This video comes to us by the team of Alexander Germanotta and Shahan Jafri, aka Orson Whales. These two alumni of the VCU Photography and Film department have been killin' it for a while, and this awesome-looking clip for Elle Varner and J. Cole's brand new R&B/hip hop crossover single--which is pretty great in and of itself--just shows that these guys are reaching a whole new level with their work. Keep kicking ass, guys--make us proud!
This past weekend, Richmond Copwatch held their first ever fundraiser, something they called a Smash-A-Que. Basically, they brought out an old police car and charged people to smash it with a sledgehammer. Pretty crazy, right? Kontra of Kromatic Photography was on hand, and shot plenty of footage of the festivities, which was then edited down into a two-minute film of highlights featuring a soundtrack by The Exploited. It is that highlight video that we now present to you. Be prepared, because some crazy (and kinda dangerous) stuff happens in this. But that's OK, because it's all in service of a cop car getting smashed, and who doesn't love that?
Video by Bo Braden
Edited by Alex Fuller
Final Destination 5 (2011)
dir: Steven Quale
One Christmas not long after I graduated from high school, my always well-meaning but occasionally somewhat obtuse mother bought me the first Final Destination (2000) on DVD because, as she put it, it looked like something I would like. In her defense, I did spend an embarrassing amount of what everyone older than 40 and at least a little bit unhappy with what their lives had become kept telling me were the best years of my life watching horror movies alone and wearing at least one Nine Inch Nails shirt. But come on, mom. Final Destination? As a Lucio Fulci enthusiast and an admittedly snobbish nerd with a loser resumé that could make Stephen Lea Sheppard Hulk-green with envy, I ignorantly swore off ever watching the thing, and went on with my advanced studies in Final Fantasy, obscure 1970’s giallo films, and never getting laid.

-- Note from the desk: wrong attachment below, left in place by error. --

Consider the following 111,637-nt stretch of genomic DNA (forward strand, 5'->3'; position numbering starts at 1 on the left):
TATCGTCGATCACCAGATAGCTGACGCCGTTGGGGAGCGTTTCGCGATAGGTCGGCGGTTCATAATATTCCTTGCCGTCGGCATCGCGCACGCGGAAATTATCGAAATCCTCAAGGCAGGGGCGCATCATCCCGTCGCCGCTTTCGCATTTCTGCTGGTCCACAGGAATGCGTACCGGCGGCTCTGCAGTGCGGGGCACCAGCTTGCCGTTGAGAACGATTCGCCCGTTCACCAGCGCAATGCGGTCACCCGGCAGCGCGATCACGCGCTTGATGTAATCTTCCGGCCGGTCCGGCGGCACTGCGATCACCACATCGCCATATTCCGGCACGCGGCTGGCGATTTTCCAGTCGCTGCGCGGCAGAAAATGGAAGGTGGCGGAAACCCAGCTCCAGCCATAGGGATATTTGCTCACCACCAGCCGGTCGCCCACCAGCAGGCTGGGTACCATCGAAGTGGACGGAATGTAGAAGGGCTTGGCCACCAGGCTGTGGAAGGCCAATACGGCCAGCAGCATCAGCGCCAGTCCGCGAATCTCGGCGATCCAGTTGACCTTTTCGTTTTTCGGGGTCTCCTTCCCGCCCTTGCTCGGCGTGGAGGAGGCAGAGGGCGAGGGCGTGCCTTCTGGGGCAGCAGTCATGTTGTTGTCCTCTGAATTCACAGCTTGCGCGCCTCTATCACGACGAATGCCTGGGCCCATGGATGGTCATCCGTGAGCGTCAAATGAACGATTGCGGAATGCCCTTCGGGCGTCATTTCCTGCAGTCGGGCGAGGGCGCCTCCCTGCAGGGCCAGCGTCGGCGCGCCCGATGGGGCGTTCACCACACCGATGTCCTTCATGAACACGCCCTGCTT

Fast forward about a year to an evening of perfect drunkenness with my 5 or 6 equally inebriated (and lame) roommates finally sitting down to heckle our way through what we assumed would be a total cheeseball trainwreck of awful, vapid modern horror. And it kind of was, but not without its surprising charms and the alcohol-enhanced joy of never quite knowing just how RIDICULOUS the death scenes were going to become. All in all, an enjoyable diversion that did little to prepare any of us for the orgiastic bloodletting of the first sequel, which successfully trumped its predecessor’s casually misanthropic inventiveness with an opening scene that will probably remain the Holy Grail of cinematic vehicular manslaughter for as long as stories are told through a visual medium. Predictably, the concept wore thin over the next two sequels, each weaker than the last, and notably more concerned with the cruel punishment of uninteresting characters than the impressive dynamics of Rube Goldberg-inspired machinations of doom. So of course, my expectations for this newest—and, in a move that would be best for the series, hopefully last—installment were pretty low. Fortunately, the tasteful inclusion of admittedly gimmicky 3D and a script that considers just enough small details that one would never find in the previous two entries provides a modicum of improvement, which pays off in the overall enjoyment of the proceedings. Most notably, we are presented with characters worth giving at least a little bit of a damn about, a few setpieces that can compete with the finest from the first two films (especially the gymnasium scene… yeesh), and some genuinely interesting visual ideas. It probably won’t be on your mind a week after you see it, but I definitely drove home from the theatre very carefully.